I recently read an article published on amednews.com (a publication of the American Medical Association) entitled Scope of practice expansions fuel legal battles by Amy Lynn Sorrel. The article reports on the increasing number of physicians and professional medical associations bringing forth court cases against state boards of health on what they refer to as “scope of practice expansions” by a growing number of health care professionals. Two examples of this phenomenon that are highlighted in the article include the right of nurse anesthetists to provide interventional pain management services to their patients and the right of certified professional midwives to practice independently (as was passed in the State of Missouri in 2007). If you have 10 minutes, the article is pretty short can be found at the link above.
This article immediately caught my eye as the main initiative behind these recent physician led court cases happens to be one of the greatest hurdles that both Direct-Entry Midwives and Certified Nurse Midwives find themselves trying to overcome in many states around this country every day. This hurdle is played out in a battle waged by physicians to protect their own interests (including the “business” of medicine) by fighting to legally prevent other health care professionals from their right to practice independently and within their scope of practice.
Attorney Timothy Miller, the Federation of State Medical Boards’ senior director of government relations and policy, states in the article that, “There is this overall push by allied health professionals to try to increase their scope of practice, and what’s landing people in the courts is when they actually meander outside of their scope into areas considered the practice of medicine.” What is particularly frustrating about this statement is that throughout the relatively brief history of modern medicine, it is physicians who have defined the “scope of medicine” which really is just a fancy term for “anything that physicians want complete monopolized control over”. Talk about job security…if you lobby for legislation to make it illegal for any other healthcare professional to perform any service that you perform as a physician, then every consumer by default has to come to you to receive the service…Cha Ching!
Author Sorrel continues by stating the physicians’ side of the story, which is that “in many cases physicians warn that allied professionals are overstepping their bounds without appropriate medical expertise,” and AMA Board of Trustees Chair Joseph M. Heyman, MD states “Nonphysician health care providers serve a vital role on a physician-led health care delivery team but [scope of practice expansions] put patients at risk.” Not only do these statements skew the facts, but they promote a gross misconception of what these healthcare professionals are actually fighting for.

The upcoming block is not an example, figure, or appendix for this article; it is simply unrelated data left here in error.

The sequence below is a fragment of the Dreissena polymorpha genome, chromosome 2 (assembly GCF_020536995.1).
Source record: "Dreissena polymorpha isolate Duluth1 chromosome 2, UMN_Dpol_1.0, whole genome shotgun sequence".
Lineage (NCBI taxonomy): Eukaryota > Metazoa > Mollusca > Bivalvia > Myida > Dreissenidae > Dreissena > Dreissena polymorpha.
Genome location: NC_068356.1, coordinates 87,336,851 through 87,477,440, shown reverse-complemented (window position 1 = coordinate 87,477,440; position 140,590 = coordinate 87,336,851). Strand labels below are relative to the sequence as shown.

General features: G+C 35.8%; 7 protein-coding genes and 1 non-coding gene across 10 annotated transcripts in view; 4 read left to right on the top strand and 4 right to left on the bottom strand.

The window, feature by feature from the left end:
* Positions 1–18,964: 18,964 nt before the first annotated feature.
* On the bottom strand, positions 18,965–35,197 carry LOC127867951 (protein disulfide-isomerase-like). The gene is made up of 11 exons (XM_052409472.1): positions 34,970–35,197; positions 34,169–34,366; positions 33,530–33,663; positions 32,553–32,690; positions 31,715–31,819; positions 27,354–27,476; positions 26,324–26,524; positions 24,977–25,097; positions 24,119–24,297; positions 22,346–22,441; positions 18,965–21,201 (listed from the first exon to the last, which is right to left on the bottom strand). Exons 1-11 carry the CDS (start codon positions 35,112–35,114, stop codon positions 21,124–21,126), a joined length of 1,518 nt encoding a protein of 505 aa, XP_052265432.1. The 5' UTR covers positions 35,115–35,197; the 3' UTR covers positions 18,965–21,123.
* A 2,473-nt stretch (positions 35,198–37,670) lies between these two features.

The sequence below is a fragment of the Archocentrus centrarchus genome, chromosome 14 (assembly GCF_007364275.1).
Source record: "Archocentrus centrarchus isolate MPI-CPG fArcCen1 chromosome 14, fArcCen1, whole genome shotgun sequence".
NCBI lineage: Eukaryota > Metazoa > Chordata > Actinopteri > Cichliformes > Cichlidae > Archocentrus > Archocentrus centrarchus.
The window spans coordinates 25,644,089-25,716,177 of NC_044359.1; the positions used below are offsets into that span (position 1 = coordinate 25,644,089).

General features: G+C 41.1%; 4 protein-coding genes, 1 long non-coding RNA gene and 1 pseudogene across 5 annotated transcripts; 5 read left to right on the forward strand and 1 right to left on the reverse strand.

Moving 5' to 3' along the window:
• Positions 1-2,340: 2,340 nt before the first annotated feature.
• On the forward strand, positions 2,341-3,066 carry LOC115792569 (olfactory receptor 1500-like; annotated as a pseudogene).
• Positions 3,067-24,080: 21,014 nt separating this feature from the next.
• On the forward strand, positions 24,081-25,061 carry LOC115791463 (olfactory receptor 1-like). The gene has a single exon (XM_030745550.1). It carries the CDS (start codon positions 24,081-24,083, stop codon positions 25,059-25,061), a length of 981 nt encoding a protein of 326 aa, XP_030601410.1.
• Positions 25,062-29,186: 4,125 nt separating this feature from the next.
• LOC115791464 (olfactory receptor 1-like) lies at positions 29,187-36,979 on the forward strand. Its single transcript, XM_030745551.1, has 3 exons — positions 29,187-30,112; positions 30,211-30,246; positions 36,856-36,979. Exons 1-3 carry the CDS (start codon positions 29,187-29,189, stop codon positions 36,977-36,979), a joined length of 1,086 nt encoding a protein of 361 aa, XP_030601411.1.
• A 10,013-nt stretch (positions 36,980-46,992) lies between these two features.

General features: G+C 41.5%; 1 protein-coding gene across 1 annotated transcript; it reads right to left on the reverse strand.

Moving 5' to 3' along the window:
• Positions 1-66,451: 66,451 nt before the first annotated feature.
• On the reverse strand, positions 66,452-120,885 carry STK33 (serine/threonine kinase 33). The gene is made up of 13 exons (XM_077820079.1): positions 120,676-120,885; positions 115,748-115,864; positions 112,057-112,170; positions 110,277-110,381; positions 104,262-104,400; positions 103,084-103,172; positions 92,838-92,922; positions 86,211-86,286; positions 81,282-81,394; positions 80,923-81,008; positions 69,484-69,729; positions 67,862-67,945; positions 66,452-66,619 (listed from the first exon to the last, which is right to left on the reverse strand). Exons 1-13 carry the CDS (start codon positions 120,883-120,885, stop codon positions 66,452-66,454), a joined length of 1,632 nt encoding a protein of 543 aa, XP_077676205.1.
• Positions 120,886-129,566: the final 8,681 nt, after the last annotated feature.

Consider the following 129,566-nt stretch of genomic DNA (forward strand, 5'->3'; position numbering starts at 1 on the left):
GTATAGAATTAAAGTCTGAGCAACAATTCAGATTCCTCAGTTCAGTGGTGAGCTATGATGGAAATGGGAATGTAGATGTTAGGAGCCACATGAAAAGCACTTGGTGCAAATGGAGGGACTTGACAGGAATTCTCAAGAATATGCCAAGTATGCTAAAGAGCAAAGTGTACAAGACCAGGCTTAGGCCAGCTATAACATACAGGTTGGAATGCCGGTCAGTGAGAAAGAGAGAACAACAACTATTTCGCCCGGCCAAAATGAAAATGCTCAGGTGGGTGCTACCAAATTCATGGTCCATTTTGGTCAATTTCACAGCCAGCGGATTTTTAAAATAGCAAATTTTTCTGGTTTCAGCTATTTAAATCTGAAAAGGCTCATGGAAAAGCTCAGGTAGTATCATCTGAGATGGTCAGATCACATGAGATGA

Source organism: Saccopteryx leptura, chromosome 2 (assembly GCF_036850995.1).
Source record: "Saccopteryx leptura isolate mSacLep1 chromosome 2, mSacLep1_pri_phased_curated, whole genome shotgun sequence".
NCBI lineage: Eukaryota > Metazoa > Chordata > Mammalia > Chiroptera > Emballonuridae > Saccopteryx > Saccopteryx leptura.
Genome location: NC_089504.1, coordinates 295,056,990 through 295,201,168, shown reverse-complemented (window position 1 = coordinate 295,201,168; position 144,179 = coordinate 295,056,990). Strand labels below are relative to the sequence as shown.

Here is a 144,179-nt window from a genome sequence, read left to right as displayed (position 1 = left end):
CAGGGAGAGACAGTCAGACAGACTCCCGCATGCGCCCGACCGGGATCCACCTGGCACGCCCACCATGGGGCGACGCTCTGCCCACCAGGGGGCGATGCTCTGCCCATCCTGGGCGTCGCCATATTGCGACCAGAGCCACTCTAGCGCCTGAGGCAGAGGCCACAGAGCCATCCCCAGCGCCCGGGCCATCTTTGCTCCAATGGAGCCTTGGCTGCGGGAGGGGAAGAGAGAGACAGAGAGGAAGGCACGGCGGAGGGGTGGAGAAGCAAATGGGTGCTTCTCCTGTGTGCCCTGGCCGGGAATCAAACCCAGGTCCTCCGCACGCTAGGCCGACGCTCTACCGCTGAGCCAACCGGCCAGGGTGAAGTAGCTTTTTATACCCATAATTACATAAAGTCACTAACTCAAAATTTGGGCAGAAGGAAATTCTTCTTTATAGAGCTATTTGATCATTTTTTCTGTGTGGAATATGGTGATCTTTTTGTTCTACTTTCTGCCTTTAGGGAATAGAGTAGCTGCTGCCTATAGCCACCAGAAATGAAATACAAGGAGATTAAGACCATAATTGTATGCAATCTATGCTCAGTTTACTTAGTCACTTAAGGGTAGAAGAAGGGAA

In truth these allied health professionals are fighting to gain legal support for what they feel they ARE appropriately educated to do and are not just trying to “skip medical school”! In regards to the fight for the legalization and independent practice of both Direct-Entry and Certified Nurse Midwives, these professions aren’t just fighting for legal support to perform services they have the education, expertise, and authority to do as well and as safe as physicians, they are fighting for the legal support to perform services they have the education, expertise, and authority research has proven they do BETTER and SAFER that physicians (i.e. attending the prenatal care and normal vaginal deliveries of low risk, healthy pregnant women in any venue they see appropriate, including the home, out of hospital birthing center, and hospital.)
Furthermore calling allied health providers part of “physician-led” health care delivery teams automatically puts them in a subordinate role which is an antiquated and borderline offensive school of thought. More appropriately, research has found that patients get the best results, both in and out of the hospital, when cared for by an interdisciplinary health care team that combines the expertise and experience of many health care professionals (including nursing, nutrition, physical therapy, complimentary medicine, management, pharmacy, etc.) to attain a more holistic delivery of care. The physician might be the one writing the final “orders,” but the best patient outcomes are obtained when all member of the team are considered to be professional “equals.”
Len Finnocchio, DrPH, a senior program officer at the California Health Care Foundation states, “These battles are not going away, and the challenge for professions is to accept that we are going to have overlapping scopes in some practices.” He states, “We should be using every resource to its optimum to provide health care to everyone possible at the lowest cost possible. And it boils down to: If a professional can demonstrate they have the judgment, competence and skill to provide certain services, they should be able to do that.”
And in today’s world with today’s economy, who in their right mind can argue with that!?